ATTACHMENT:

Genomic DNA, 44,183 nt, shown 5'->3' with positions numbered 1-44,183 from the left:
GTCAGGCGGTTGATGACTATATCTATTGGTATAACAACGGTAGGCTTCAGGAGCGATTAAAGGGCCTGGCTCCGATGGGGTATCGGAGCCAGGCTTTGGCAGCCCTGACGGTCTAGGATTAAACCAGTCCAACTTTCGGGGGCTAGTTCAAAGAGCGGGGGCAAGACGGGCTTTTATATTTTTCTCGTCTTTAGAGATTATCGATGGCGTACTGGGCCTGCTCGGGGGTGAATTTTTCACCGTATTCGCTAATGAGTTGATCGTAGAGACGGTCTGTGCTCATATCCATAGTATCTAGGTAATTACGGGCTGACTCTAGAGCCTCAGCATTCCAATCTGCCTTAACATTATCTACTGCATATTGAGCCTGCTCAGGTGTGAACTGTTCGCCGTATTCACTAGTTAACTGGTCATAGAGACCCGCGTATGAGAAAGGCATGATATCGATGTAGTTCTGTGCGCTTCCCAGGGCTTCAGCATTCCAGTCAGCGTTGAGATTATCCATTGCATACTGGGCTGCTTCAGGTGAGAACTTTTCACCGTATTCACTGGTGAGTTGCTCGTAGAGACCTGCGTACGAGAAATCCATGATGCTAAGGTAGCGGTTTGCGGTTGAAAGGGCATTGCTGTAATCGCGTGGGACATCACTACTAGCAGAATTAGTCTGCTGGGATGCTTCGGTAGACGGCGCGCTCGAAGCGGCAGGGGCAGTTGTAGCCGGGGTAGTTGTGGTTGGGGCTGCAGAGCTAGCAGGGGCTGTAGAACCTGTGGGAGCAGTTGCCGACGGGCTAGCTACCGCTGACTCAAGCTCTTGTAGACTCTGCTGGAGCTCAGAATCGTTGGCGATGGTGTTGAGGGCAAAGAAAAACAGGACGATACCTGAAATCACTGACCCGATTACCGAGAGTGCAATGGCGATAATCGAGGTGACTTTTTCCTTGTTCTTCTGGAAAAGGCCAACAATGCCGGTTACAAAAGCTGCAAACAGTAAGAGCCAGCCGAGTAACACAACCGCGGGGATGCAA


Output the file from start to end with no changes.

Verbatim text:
Genomic DNA, 44,183 nt, shown 5'->3' with positions numbered 1-44,183 from the left:
GTCAGGCGGTTGATGACTATATCTATTGGTATAACAACGGTAGGCTTCAGGAGCGATTAAAGGGCCTGGCTCCGATGGGGTATCGGAGCCAGGCTTTGGCAGCCCTGACGGTCTAGGATTAAACCAGTCCAACTTTCGGGGGCTAGTTCAAAGAGCGGGGGCAAGACGGGCTTTTATATTTTTCTCGTCTTTAGAGATTATCGATGGCGTACTGGGCCTGCTCGGGGGTGAATTTTTCACCGTATTCGCTAATGAGTTGATCGTAGAGACGGTCTGTGCTCATATCCATAGTATCTAGGTAATTACGGGCTGACTCTAGAGCCTCAGCATTCCAATCTGCCTTAACATTATCTACTGCATATTGAGCCTGCTCAGGTGTGAACTGTTCGCCGTATTCACTAGTTAACTGGTCATAGAGACCCGCGTATGAGAAAGGCATGATATCGATGTAGTTCTGTGCGCTTCCCAGGGCTTCAGCATTCCAGTCAGCGTTGAGATTATCCATTGCATACTGGGCTGCTTCAGGTGAGAACTTTTCACCGTATTCACTGGTGAGTTGCTCGTAGAGACCTGCGTACGAGAAATCCATGATGCTAAGGTAGCGGTTTGCGGTTGAAAGGGCATTGCTGTAATCGCGTGGGACATCACTACTAGCAGAATTAGTCTGCTGGGATGCTTCGGTAGACGGCGCGCTCGAAGCGGCAGGGGCAGTTGTAGCCGGGGTAGTTGTGGTTGGGGCTGCAGAGCTAGCAGGGGCTGTAGAACCTGTGGGAGCAGTTGCCGACGGGCTAGCTACCGCTGACTCAAGCTCTTGTAGACTCTGCTGGAGCTCAGAATCGTTGGCGATGGTGTTGAGGGCAAAGAAAAACAGGACGATACCTGAAATCACTGACCCGATTACCGAGAGTGCAATGGCGATAATCGAGGTGACTTTTTCCTTGTTCTTCTGGAAAAGGCCAACAATGCCGGTTACAAAAGCTGCAAACAGTAAGAGCCAGCCGAGTAACACAACCGCGGGGATGCAA